• E21B21/00Methods or apparatus for flushing boreholes, e.g. by use of exhaust air from motor
    • E21B21/01Arrangements for handling drilling fluids or cuttings outside the borehole, e.g. mud boxes
    • EFIXED CONSTRUCTIONS
    • E21EARTH DRILLING; MINING
    • E21BEARTH DRILLING, e.g. DEEP DRILLING; OBTAINING OIL, GAS, WATER, SOLUBLE OR MELTABLE MATERIALS OR A SLURRY OF MINERALS FROM WELLS
    • E21B21/00Methods or apparatus for flushing boreholes, e.g. by use of exhaust air from motor
    • E21B21/08Controlling or monitoring pressure or flow of drilling fluid, e.g. automatic filling of boreholes, automatic control of bottom pressure
    • E21B21/085Underbalanced techniques, i.e. where borehole fluid pressure is below formation pressure
    • EFIXED CONSTRUCTIONS
    • E21EARTH DRILLING; MINING
    • E21BEARTH DRILLING, e.g. DEEP DRILLING; OBTAINING OIL, GAS, WATER, SOLUBLE OR MELTABLE MATERIALS OR A SLURRY OF MINERALS FROM WELLS
    • E21B21/00Methods or apparatus for flushing boreholes, e.g. by use of exhaust air from motor
    • E21B21/10Valve arrangements in drilling-fluid circulation systems
    • E21B21/106Valve arrangements outside the borehole, e.g. kelly valves

Abstract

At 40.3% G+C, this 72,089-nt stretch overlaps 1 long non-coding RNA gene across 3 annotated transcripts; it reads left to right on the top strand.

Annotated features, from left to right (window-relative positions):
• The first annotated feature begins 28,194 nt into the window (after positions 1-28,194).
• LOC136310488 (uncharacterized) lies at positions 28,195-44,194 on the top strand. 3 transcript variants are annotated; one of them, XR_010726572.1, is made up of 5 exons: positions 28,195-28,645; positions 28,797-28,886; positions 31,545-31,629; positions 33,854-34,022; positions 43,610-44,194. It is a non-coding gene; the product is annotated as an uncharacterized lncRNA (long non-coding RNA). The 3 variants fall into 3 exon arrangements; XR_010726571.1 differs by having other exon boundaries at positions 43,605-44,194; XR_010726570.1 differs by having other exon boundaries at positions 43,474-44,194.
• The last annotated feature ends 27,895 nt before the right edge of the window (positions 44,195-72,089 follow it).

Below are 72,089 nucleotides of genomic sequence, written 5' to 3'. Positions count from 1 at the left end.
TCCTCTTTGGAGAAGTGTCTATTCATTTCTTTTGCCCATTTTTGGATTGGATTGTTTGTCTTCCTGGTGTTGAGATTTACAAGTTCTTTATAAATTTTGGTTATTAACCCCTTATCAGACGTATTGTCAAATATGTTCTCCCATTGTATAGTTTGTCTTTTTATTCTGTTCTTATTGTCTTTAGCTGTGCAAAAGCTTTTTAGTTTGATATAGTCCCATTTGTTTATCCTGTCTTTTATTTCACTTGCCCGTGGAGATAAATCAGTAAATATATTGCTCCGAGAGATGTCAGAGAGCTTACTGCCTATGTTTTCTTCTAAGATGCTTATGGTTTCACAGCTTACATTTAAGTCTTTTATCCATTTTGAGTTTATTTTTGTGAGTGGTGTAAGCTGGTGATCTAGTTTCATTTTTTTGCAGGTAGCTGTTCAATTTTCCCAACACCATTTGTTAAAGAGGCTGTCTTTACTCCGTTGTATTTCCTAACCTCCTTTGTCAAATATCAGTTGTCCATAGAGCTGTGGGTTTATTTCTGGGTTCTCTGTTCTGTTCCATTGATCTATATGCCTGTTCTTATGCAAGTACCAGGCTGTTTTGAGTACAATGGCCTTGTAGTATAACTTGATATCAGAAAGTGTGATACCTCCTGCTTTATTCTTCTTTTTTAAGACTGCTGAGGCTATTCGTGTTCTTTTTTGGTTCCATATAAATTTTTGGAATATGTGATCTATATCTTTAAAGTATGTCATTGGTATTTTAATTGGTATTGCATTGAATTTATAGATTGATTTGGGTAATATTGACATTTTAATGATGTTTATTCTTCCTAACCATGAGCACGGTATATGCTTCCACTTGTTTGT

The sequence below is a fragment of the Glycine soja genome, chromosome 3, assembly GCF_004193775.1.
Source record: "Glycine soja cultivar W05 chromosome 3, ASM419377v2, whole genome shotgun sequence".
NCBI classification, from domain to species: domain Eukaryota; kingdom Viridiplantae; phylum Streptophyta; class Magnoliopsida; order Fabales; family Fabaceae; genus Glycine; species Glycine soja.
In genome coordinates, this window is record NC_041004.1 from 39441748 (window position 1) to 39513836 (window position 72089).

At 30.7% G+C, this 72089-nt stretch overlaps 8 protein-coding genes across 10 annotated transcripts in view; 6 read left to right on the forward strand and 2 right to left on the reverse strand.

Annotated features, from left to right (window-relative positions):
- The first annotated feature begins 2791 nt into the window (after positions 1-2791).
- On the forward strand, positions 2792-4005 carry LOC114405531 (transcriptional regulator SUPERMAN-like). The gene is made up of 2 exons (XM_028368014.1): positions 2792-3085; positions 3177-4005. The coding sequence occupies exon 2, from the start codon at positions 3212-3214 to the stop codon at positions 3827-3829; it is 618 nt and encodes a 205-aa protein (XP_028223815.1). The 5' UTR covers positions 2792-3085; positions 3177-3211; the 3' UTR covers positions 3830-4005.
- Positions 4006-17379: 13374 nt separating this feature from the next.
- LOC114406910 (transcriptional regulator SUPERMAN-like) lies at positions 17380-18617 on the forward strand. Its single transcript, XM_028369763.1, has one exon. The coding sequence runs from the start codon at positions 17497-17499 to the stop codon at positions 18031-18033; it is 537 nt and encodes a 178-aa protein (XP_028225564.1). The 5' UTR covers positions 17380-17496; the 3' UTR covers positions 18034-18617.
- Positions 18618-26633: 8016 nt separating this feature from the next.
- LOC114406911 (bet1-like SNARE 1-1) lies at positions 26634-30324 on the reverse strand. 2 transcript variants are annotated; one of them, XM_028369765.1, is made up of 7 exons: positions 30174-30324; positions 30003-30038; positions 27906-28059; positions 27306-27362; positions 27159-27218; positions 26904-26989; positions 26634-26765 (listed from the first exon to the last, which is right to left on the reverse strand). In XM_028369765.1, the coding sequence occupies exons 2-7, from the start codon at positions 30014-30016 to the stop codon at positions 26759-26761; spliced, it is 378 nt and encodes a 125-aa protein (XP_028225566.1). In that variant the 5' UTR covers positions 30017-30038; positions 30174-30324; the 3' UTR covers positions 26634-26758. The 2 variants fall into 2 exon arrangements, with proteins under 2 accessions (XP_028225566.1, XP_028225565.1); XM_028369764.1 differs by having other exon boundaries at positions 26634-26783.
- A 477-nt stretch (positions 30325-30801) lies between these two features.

A method for facilitating continuous circulation of drilling mud during construction and maintenance of a well, the method comprising the steps of moving a housing (102) of a continuous circulation tool (100) to a sub (10) having a bore (14) therethrough, the sub (10) in or for connection in a string of tubular s in the well and selectively allowing drilling mud to flow between the housing (102) and a side opening (13) in the sub (10), the continuous circulation tool (100) further comprising a closure apparatus (40), activating a closure mechanism (41,44) to insert a closure member (42) of the closure apparatus (40) through the side opening (13) in the sub (10) to isolate of drilling fluid through at least a portion of the bore (14). Also disclosed in a system for continuous circulation wellbore operations, the system comprising a continuous circulation tool (100) positionable in fluid communication with a wellbore tubular string comprising a sub (10) therein, the continuous circulation tool (100) for selectively closing off flow to the wellbore tubular string, tubular manipulation apparatus (202) adjacent the sub, and the tubular manipulation apparatus comprising one of tong, tongs, tong and back-up, tong and spinning wrench, and iron roughneck.